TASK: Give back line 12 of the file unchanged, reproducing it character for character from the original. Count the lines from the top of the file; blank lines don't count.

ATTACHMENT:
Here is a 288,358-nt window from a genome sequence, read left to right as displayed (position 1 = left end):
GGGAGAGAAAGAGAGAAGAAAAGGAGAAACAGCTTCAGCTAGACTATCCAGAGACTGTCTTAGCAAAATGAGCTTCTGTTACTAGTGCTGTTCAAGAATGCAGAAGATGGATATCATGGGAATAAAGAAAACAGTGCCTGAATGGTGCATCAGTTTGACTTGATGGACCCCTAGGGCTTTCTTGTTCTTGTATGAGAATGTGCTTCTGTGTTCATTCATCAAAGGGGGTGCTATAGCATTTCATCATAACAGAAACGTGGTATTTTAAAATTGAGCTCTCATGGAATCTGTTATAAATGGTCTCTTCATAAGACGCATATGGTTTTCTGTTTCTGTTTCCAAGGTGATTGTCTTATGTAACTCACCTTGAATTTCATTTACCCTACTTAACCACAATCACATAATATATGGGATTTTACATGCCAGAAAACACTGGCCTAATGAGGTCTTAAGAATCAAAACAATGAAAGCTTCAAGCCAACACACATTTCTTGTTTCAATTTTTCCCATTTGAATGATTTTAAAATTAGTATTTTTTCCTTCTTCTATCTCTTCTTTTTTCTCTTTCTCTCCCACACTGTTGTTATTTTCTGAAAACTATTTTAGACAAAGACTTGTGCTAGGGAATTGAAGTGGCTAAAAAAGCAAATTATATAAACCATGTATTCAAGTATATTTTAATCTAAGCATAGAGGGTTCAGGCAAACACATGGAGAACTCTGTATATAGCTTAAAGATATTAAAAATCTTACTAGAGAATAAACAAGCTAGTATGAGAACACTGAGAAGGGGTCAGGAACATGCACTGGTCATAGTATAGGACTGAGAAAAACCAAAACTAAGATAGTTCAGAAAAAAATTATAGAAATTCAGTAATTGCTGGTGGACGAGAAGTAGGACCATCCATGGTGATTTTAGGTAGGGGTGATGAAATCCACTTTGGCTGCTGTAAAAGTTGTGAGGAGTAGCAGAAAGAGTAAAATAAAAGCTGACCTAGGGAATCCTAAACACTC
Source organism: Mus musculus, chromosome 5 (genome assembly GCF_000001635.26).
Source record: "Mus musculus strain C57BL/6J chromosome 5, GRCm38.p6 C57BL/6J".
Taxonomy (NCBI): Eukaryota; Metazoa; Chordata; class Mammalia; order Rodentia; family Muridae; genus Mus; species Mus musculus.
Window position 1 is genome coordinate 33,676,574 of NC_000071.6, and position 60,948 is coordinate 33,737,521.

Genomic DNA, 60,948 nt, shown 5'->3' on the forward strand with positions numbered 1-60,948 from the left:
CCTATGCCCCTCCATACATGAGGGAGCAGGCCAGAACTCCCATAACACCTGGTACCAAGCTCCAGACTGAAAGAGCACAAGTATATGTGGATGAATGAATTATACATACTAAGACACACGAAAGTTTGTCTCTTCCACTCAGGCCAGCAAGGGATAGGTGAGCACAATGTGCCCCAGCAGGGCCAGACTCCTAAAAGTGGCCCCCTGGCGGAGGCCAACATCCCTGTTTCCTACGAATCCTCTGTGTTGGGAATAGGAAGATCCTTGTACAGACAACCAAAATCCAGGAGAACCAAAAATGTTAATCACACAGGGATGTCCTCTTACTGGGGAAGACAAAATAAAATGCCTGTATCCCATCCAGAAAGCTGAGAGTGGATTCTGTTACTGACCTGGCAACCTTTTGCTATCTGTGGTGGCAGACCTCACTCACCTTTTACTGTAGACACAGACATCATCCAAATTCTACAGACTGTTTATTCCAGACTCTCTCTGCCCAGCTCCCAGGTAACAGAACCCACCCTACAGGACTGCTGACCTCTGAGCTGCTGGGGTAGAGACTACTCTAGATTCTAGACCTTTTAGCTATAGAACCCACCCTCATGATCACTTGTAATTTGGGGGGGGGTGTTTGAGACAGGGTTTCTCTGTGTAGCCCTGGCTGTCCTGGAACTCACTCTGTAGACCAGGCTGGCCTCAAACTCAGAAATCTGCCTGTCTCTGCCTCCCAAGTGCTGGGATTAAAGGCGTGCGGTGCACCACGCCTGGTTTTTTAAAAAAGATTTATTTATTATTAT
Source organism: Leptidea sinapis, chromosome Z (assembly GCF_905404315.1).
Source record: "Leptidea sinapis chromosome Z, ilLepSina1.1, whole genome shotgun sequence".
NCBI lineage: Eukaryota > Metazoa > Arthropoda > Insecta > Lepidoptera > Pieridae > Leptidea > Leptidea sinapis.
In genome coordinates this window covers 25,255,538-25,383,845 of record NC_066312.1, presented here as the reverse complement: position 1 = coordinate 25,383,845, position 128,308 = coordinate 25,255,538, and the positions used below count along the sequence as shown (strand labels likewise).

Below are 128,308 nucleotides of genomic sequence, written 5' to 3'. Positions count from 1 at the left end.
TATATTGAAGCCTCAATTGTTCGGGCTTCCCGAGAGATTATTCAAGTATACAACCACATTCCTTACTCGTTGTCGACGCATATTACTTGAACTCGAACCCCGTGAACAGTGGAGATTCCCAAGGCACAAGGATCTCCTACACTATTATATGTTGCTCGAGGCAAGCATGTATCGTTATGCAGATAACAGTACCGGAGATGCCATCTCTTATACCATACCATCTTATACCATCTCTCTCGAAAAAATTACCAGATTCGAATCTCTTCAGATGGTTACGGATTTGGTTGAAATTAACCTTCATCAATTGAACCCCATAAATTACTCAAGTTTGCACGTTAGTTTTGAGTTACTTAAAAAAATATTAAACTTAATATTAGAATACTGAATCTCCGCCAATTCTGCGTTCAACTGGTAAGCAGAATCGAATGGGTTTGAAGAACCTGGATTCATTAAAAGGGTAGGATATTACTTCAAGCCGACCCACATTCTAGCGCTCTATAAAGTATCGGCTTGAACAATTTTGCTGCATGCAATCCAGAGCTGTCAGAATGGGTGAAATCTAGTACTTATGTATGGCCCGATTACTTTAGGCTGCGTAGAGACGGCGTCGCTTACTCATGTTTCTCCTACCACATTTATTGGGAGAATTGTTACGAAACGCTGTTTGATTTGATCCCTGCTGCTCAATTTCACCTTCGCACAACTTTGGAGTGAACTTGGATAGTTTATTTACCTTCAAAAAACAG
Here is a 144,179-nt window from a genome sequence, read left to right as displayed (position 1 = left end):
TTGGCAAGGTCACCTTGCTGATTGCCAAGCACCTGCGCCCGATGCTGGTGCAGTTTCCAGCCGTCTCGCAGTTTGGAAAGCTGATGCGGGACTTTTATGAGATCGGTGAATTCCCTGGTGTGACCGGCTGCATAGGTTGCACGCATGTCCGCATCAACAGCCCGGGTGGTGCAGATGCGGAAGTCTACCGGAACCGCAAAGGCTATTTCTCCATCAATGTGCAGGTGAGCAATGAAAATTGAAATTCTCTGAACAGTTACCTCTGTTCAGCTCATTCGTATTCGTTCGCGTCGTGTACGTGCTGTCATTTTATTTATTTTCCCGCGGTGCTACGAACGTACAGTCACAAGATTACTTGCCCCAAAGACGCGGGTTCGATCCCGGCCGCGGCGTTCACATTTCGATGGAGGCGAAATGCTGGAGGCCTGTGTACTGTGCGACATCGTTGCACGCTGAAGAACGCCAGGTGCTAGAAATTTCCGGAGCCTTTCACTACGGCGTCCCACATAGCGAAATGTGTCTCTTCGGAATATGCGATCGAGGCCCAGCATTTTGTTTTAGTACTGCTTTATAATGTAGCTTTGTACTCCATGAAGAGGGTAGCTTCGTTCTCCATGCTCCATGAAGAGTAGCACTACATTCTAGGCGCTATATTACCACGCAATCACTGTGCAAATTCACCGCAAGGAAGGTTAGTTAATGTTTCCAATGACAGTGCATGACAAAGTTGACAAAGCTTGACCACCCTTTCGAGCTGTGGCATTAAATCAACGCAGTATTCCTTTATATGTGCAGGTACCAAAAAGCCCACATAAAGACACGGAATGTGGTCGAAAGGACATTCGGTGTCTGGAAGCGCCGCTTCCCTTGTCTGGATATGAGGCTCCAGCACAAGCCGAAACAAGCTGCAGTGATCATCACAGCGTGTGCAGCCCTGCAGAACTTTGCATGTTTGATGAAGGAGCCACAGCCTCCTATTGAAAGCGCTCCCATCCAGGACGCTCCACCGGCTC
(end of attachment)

In genome coordinates this window covers 25,255,538-25,383,845 of record NC_066312.1, presented here as the reverse complement: position 1 = coordinate 25,383,845, position 128,308 = coordinate 25,255,538, and the positions used below count along the sequence as shown (strand labels likewise).